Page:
However, there are risks involved with this type of borrowing, including tax, benefits and inheritance implications, that you should be fully aware of before you consider applying for an equity release scheme. You can read more about equity release mortgages in our in-depth article.
There are two types of equity release product:
Lifetime mortgages can be taken out by anyone over the age 55 and are secured against the equity (or value that you own) in your home. This is similar to a RIO in that the loan is repaid after you have passed away or gone into long-term care, but in this case, you don’t have to make any repayments, unless you would like to.
If you are hoping to leave an inheritance from the sale of your home, it may be better to repay some of the interest charged on your borrowing. If you choose not to make repayments, the interest will be ‘rolled up’ (added to the loan) which will increase the amount to be repaid when your home is sold. Repaying some or all of the interest will minimise how much the interest eats into the proceeds of sale that can be passed to your beneficiaries.
Home reversion plans are far less common than lifetime mortgages, as they are much less flexible. For example, you are unable to move home if you decide that you want to. This is a simpler transaction, in that you are not borrowing any money, rather the lender is buying your home from you at a discount on the true market value.
This means that you will be offered somewhere between 20-60% of the cost of your home as a lump sum immediately, but you can continue living in your home rent-free until you die or move into long-term care. There are no payments to be made during your lifetime.
There are a range of high street lenders who have extended their age limits slightly to 75 or 80 years of age as the maximum age you can be by the time you have finished repaying the loan, however, building societies and specialist lenders are likely to have greater flexibility for the over 70s.
For example, HSBC set the maximum age limit at 75, whereas Leeds Building Society set it at 85 at the end of their mortgage term. Specialist lender Aldermore will allow repayment up to the age of 100 years old. There are also some lenders without any maximum age limits at all, such as Loughborough, Suffolk and Cambridge building societies.
By the age of 70, most people will have retired, meaning their income is likely to be lower than that of working age people. Even those still in employment typically work shorter hours and have limited time left before they retire.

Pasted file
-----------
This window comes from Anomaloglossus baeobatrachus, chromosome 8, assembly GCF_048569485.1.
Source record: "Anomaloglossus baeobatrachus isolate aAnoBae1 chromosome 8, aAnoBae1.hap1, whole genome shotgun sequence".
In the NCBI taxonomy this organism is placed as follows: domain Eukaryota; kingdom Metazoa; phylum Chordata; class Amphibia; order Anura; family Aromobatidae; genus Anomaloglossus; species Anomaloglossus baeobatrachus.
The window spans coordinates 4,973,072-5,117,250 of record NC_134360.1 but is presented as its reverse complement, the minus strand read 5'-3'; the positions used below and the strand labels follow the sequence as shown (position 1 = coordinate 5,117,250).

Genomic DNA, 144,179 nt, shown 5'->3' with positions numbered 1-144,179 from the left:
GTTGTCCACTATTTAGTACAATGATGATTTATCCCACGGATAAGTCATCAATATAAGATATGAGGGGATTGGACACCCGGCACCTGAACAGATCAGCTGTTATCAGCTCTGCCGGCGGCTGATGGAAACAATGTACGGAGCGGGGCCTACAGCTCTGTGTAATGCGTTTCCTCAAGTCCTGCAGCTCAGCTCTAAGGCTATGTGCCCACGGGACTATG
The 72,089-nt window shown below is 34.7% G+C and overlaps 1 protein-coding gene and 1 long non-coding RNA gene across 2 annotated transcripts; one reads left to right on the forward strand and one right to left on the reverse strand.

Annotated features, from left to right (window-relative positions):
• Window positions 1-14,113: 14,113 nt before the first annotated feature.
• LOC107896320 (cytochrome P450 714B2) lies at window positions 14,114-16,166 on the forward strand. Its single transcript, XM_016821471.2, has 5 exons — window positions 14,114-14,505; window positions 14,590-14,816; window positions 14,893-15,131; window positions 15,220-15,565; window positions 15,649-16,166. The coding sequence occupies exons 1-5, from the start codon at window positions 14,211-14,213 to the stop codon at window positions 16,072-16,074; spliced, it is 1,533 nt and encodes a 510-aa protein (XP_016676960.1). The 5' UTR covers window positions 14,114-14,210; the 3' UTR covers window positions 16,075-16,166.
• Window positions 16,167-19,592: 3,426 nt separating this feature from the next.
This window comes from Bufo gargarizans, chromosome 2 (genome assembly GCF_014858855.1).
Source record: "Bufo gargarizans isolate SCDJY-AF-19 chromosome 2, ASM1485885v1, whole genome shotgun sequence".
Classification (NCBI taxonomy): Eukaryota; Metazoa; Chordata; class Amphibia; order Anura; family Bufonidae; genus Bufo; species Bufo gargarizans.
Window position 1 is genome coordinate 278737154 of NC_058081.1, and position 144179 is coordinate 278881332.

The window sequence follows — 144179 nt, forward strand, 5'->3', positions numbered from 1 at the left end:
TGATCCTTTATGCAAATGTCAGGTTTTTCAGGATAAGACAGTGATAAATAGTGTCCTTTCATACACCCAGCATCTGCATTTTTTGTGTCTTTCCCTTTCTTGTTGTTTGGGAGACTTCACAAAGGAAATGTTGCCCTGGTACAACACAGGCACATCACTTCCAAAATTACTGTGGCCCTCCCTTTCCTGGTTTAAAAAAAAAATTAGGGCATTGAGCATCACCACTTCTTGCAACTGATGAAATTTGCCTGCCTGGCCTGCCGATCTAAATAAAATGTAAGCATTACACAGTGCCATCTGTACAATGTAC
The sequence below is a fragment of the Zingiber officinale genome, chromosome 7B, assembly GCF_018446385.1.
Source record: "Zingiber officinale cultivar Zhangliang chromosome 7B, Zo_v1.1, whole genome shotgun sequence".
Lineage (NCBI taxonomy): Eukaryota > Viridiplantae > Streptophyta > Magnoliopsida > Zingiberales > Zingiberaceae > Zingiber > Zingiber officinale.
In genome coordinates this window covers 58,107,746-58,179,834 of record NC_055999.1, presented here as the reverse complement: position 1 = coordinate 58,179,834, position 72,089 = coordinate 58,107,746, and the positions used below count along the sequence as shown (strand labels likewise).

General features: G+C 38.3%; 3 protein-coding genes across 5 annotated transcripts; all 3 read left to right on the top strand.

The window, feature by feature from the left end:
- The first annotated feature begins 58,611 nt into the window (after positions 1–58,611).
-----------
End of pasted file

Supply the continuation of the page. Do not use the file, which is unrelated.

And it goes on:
With all mortgage lending, the major concern for the lender is whether the borrower will be able to keep up their repayments throughout the duration of the mortgage. As retired people typically have a lower income, affordability is therefore the major reason why it’s more difficult to get a mortgage past 70.
That said, if you are able to provide evidence of a reliable income, either from private pension schemes, or ongoing business or investment income, you should still be able to get a mortgage, no matter how old you are.
Anything that you are able to provide your lender to prove that you have sufficient income to maintain your mortgage repayments, whether that’s a pension forecast, investment statements or an asset, such as a buy-to-let property will put you in good stead with most lenders.
Pushing age aside, the main things that will convince a lender to approve your application are the same as they are for any other borrower, so any of the following options could improve your chances of getting a mortgage over 70:
Provide a larger deposit
Keeping on top of bill repayments and maintain a good credit score
Keep your credit record up to date and contacting credit reference agencies to correct any mistakes
Avoid applying for any further credit
Create a spending budget to cut unnecessary outgoings and increase your expendable income
Consider asking a younger relative to be a guarantor
Kellie Steed, Mortgage Content Writer
There are a varied range of options available to those looking at mortgages for the over 70s, each with their own benefits and considerations. That's why when you're deciding the best path for you, it's always best to seek advice from a specialist, especially when it comes to equity release.”